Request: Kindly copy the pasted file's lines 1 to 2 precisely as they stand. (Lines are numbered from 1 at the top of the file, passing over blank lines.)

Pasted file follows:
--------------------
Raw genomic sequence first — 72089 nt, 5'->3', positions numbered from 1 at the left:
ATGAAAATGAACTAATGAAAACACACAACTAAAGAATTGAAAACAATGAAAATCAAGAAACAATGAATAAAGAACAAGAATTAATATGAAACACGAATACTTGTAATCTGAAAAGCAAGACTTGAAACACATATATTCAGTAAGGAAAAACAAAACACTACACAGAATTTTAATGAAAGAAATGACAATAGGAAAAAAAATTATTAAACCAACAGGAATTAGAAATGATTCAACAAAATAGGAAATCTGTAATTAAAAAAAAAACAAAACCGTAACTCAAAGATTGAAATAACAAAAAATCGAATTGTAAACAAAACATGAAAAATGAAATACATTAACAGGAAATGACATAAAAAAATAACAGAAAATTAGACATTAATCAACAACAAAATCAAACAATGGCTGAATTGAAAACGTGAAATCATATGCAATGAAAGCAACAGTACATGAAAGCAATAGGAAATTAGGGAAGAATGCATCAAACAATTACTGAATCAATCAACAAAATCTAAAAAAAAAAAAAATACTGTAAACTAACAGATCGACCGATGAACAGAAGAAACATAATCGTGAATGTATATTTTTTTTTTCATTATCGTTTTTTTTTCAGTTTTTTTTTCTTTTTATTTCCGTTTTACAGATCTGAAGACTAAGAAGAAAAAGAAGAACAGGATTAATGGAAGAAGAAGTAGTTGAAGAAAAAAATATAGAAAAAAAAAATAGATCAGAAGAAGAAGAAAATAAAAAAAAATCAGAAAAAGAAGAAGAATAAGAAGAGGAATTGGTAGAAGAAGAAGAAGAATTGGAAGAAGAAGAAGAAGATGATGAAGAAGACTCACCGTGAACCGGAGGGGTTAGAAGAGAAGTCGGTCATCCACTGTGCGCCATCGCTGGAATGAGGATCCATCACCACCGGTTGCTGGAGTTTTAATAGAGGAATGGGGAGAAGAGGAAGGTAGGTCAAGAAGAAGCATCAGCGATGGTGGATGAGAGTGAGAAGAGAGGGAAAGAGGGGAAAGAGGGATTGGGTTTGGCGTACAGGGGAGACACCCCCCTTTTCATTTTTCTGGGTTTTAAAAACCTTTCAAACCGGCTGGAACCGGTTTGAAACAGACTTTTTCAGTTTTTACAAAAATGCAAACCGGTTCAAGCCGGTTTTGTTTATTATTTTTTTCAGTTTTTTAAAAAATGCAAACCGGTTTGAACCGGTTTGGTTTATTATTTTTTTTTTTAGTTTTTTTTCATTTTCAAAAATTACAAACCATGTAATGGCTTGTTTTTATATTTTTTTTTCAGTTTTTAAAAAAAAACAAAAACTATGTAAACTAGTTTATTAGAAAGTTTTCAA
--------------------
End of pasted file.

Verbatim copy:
Raw genomic sequence first — 72089 nt, 5'->3', positions numbered from 1 at the left:
ATGAAAATGAACTAATGAAAACACACAACTAAAGAATTGAAAACAATGAAAATCAAGAAACAATGAATAAAGAACAAGAATTAATATGAAACACGAATACTTGTAATCTGAAAAGCAAGACTTGAAACACATATATTCAGTAAGGAAAAACAAAACACTACACAGAATTTTAATGAAAGAAATGACAATAGGAAAAAAAATTATTAAACCAACAGGAATTAGAAATGATTCAACAAAATAGGAAATCTGTAATTAAAAAAAAAACAAAACCGTAACTCAAAGATTGAAATAACAAAAAATCGAATTGTAAACAAAACATGAAAAATGAAATACATTAACAGGAAATGACATAAAAAAATAACAGAAAATTAGACATTAATCAACAACAAAATCAAACAATGGCTGAATTGAAAACGTGAAATCATATGCAATGAAAGCAACAGTACATGAAAGCAATAGGAAATTAGGGAAGAATGCATCAAACAATTACTGAATCAATCAACAAAATCTAAAAAAAAAAAAAATACTGTAAACTAACAGATCGACCGATGAACAGAAGAAACATAATCGTGAATGTATATTTTTTTTTTCATTATCGTTTTTTTTTCAGTTTTTTTTTCTTTTTATTTCCGTTTTACAGATCTGAAGACTAAGAAGAAAAAGAAGAACAGGATTAATGGAAGAAGAAGTAGTTGAAGAAAAAAATATAGAAAAAAAAAATAGATCAGAAGAAGAAGAAAATAAAAAAAAATCAGAAAAAGAAGAAGAATAAGAAGAGGAATTGGTAGAAGAAGAAGAAGAATTGGAAGAAGAAGAAGAAGATGATGAAGAAGACTCACCGTGAACCGGAGGGGTTAGAAGAGAAGTCGGTCATCCACTGTGCGCCATCGCTGGAATGAGGATCCATCACCACCGGTTGCTGGAGTTTTAATAGAGGAATGGGGAGAAGAGGAAGGTAGGTCAAGAAGAAGCATCAGCGATGGTGGATGAGAGTGAGAAGAGAGGGAAAGAGGGGAAAGAGGGATTGGGTTTGGCGTACAGGGGAGACACCCCCCTTTTCATTTTTCTGGGTTTTAAAAACCTTTCAAACCGGCTGGAACCGGTTTGAAACAGACTTTTTCAGTTTTTACAAAAATGCAAACCGGTTCAAGCCGGTTTTGTTTATTATTTTTTTCAGTTTTTTAAAAAATGCAAACCGGTTTGAACCGGTTTGGTTTATTATTTTTTTTTTTAGTTTTTTTTCATTTTCAAAAATTACAAACCATGTAATGGCTTGTTTTTATATTTTTTTTTCAGTTTTTAAAAAAAAACAAAAACTATGTAAACTAGTTTATTAGAAAGTTTTCAA